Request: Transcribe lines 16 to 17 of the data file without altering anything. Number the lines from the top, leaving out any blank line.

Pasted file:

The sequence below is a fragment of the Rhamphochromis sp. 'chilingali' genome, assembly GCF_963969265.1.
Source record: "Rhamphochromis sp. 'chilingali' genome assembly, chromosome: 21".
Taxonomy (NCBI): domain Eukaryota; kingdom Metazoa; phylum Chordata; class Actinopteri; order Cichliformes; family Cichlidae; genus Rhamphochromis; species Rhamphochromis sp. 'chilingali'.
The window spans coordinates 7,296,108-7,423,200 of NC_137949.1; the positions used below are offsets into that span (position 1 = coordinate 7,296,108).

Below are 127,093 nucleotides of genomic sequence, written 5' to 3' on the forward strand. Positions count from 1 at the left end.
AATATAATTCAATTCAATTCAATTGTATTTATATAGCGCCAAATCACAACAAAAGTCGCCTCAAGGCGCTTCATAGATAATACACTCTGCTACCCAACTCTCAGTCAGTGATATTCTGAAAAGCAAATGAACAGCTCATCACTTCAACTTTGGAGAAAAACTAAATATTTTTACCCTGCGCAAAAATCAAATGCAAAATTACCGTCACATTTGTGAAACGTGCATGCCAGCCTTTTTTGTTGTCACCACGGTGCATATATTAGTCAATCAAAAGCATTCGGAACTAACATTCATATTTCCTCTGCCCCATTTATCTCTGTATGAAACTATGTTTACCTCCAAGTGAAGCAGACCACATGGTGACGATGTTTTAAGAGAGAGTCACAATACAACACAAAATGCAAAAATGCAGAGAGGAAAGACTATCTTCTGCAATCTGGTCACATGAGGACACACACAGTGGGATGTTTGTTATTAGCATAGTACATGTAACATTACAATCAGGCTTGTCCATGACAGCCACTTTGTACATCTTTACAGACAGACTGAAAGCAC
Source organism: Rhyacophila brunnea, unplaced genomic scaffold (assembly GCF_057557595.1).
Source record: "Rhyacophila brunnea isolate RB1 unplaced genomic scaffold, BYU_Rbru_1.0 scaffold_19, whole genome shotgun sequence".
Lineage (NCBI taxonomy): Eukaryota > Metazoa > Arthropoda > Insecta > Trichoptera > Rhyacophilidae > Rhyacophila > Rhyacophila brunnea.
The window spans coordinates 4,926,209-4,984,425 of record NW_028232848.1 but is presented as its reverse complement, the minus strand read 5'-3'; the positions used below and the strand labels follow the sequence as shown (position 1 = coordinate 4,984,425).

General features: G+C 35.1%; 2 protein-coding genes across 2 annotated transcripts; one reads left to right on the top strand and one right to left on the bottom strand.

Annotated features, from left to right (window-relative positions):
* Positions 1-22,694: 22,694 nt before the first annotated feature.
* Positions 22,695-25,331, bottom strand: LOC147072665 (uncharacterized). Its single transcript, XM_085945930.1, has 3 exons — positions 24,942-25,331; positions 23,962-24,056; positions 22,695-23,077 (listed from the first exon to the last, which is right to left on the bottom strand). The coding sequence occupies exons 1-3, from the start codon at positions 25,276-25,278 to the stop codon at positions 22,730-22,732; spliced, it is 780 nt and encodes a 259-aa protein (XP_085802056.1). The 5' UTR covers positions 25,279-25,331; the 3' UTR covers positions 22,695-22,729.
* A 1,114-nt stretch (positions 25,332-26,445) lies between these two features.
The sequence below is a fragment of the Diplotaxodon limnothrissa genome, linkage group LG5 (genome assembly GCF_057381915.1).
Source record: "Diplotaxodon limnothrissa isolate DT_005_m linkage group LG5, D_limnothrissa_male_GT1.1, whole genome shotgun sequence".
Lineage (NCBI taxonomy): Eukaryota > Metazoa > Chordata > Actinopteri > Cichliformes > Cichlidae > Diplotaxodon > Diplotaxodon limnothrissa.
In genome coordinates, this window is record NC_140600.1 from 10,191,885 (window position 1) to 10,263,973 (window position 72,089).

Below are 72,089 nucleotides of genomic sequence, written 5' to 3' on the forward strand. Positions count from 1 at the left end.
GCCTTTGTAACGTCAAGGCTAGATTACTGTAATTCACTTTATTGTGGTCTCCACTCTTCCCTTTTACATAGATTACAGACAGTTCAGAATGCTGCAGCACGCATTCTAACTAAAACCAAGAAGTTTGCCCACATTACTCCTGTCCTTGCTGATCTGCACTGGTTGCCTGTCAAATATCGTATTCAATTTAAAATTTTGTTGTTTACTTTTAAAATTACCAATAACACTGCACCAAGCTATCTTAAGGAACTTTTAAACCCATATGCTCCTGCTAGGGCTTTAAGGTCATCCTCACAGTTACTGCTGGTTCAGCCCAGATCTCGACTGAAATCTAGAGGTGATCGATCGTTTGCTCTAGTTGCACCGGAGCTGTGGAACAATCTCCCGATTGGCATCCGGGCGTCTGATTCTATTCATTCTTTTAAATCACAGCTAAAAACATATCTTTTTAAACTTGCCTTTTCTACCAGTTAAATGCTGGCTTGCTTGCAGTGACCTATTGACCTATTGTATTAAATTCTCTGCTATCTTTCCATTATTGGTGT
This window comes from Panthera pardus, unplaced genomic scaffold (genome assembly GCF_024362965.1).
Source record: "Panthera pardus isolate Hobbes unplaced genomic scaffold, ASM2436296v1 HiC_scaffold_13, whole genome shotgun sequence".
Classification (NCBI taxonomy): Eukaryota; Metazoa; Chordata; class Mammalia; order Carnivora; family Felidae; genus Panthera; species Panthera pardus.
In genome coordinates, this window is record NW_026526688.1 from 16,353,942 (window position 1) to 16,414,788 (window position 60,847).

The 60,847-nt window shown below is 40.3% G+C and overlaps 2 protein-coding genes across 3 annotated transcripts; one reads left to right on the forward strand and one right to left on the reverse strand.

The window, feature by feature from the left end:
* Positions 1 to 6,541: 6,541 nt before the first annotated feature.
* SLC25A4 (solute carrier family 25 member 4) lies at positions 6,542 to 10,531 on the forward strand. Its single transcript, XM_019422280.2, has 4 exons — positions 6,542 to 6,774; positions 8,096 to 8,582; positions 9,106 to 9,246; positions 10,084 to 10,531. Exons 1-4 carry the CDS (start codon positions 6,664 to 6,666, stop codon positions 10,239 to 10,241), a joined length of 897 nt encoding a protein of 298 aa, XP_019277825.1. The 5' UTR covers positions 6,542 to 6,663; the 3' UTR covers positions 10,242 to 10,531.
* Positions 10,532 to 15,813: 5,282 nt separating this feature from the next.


The sequence below is a fragment of the Diplotaxodon limnothrissa genome, linkage group LG5 (genome assembly GCF_057381915.1).
Source record: "Diplotaxodon limnothrissa isolate DT_005_m linkage group LG5, D_limnothrissa_male_GT1.1, whole genome shotgun sequence".